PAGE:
Introduction to PWA

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Progressive Web Apps (PWAs) are a fairly recent trend in web and mobile app development. Coined by Google engineer Alex Russell in 2015, the term refers to web applications that use “progressive” design approaches in order to behave and function similarly to native apps. What that specifically means may not be perfectly clear, as there is no precise definition of what does or does not make a progressive web app.

However, there are some defining characteristics that are indicative of PWA design patterns. These include the use of ServiceWorkers (background scripts that run in the browser in order to provide features like push notifications) and app manifest (standardized JSON files that instruct the platform on how to install and manage your app). There are also several common design themes that are often pointed to as being unique to PWA.

Benefits and Drawbacks of PWA

Employing progressive web app technology in an application’s development has many benefits, though there are also some drawbacks to consider. The main benefit of PWA design is that it is mostly platform-independent. This means that an app can be developed using a single codebase and deployed on several different platforms.

Simplifying the development in this way reduces the time and resources necessary to get an app to market. Platform independence combined with the fact that PWAs are inherently installable makes an app’s rollout onto multiple platforms easy. Users can download and install PWAs just like they can with any native app, rather than relying on a browser to access them, making the user experience seamless and intuitive.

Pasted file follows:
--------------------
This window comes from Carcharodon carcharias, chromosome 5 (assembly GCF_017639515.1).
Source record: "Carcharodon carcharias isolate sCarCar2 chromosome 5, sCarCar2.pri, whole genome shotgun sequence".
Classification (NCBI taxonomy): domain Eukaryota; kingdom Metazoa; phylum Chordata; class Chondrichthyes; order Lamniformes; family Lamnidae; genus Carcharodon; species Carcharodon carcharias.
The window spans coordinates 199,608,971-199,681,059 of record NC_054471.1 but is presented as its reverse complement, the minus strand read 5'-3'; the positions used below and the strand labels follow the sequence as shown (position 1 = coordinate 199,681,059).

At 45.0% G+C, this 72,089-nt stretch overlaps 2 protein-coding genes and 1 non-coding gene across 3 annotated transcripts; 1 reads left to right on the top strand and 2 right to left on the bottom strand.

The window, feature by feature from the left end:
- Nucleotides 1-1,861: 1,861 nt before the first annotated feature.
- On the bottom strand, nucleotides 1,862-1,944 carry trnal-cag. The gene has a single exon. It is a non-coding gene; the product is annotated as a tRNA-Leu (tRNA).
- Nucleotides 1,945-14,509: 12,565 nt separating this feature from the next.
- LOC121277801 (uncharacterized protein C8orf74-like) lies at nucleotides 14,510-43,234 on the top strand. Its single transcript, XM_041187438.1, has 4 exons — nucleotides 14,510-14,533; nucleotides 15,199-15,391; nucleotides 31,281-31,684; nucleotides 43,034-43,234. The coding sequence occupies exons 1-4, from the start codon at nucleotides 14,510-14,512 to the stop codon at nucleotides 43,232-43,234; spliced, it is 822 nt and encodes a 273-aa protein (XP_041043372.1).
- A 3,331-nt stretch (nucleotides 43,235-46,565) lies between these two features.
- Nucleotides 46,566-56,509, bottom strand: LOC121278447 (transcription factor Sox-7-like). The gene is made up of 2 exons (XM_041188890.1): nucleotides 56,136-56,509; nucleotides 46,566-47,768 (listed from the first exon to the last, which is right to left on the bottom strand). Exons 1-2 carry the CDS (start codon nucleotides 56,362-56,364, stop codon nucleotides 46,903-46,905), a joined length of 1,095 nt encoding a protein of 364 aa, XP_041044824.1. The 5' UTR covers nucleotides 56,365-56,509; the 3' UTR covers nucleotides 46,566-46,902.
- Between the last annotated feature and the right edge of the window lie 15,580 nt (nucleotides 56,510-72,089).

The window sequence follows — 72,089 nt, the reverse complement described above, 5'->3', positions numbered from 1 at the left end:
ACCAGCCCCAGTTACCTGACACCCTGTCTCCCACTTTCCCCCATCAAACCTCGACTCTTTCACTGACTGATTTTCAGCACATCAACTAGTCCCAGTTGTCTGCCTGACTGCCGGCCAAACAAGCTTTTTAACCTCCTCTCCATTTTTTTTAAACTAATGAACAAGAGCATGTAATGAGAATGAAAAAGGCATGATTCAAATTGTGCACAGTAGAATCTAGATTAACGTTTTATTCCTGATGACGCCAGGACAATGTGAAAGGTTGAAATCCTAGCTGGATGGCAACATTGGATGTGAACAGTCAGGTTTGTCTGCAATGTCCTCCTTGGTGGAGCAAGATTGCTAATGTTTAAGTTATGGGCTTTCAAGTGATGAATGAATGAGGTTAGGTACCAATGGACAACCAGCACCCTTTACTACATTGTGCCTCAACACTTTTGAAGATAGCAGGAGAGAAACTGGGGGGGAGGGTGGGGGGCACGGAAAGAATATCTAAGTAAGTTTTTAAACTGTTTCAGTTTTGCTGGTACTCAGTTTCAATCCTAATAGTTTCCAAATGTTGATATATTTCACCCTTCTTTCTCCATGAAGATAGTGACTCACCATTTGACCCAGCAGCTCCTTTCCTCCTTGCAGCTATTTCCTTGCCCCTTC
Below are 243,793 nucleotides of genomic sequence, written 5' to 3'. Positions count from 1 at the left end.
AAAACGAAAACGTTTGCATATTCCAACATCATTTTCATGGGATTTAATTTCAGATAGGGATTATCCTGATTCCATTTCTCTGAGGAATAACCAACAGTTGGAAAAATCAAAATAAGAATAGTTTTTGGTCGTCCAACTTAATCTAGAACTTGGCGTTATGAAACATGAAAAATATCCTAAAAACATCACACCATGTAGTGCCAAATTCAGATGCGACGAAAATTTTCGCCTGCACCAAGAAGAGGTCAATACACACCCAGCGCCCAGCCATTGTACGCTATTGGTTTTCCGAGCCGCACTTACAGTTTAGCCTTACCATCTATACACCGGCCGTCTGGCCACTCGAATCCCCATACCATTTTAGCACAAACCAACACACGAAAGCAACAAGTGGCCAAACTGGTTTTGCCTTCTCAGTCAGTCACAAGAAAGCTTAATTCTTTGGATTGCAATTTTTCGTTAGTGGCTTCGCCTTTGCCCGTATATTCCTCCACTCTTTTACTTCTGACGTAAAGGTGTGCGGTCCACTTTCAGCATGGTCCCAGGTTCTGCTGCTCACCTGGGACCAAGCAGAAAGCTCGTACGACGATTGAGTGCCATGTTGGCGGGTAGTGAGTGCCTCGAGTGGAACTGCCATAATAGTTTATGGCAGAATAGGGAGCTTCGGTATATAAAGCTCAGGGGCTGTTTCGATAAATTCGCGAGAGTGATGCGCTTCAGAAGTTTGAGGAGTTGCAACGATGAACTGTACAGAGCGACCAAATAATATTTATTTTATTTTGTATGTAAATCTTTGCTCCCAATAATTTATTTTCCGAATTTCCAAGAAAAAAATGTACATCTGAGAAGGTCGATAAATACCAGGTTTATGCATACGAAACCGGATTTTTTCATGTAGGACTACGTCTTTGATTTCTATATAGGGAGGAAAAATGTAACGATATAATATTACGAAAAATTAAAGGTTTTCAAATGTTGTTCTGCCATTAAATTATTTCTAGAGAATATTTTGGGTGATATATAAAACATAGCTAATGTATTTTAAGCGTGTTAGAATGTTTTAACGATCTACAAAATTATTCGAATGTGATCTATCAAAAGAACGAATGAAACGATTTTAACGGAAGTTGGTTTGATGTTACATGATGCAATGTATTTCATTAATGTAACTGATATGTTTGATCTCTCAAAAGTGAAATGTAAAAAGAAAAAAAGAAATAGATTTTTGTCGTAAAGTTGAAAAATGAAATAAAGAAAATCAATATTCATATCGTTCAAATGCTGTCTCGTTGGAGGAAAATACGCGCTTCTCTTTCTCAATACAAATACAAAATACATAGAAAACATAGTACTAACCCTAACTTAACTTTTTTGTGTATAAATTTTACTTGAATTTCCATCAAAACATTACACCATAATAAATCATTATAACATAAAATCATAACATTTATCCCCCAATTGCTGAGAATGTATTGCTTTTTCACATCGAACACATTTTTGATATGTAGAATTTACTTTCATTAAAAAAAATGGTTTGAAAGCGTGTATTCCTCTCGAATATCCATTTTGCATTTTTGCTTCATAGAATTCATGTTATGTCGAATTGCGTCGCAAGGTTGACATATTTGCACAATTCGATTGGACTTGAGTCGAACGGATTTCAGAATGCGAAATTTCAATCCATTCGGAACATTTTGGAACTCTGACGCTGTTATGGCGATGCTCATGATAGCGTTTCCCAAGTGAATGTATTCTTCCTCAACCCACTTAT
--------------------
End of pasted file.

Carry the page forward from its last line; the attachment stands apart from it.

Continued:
PWAs also enjoy the benefits of modern website design in that they are responsive and lightweight. Modern web browsers allow developers to take advantage of design options that react to changing platforms and screen sizes to give users a consistent experience. The codebases of these modernized apps are smaller and their ability to run in a browser (rather than as a native app) makes them lightweight. An added benefit of PWAs as distinct web apps is that they are discoverable by search engine indexing.

However, the major drawback to PWA design is that there are some limitations on platform and hardware support. Since PWAs run in a browser, they do not have direct access to all of the capabilities of a platform that a native app built using a platform’s SDK, would have access to. Some platforms also have restricted support for these apps, though support and capabilities are constantly evolving.

Why Use PWA?

Ultimately using PWA design in an application is for those who want to get an app in the hands of users quickly and affordably. This design is great for early-stage startups with limited funds who want to get an MVP app to market as soon as possible. But any company wishing to take advantage of an evolving trend in modern app development will also see similar benefits from PWA.


PWAs are not just meant for small companies and cash-strapped startups. On the contrary, many global corporations are seeing tremendous results from switching to a PWA strategy for their users’ benefit. One major brand that raised a lot of attention by doing this is Twitter, which designed its Twitter Lite app with PWA in mind. Following the rollout of Twitter Lite, Twitter saw a 75% increase in tweets, a 65% increase in pages per session, and a 20% decrease in bounce rate.

Forbes and Pinterest also designed PWAs for their businesses, with Forbes seeing a 43% increase in sessions and a 100% increase in engagement. Pinterest’s PWA brought in a 44% increase in user-driven ad revenue. These are just a few examples of companies adopting PWA design in their apps among other recognizable brands like Uber and AliExpress which have done the same.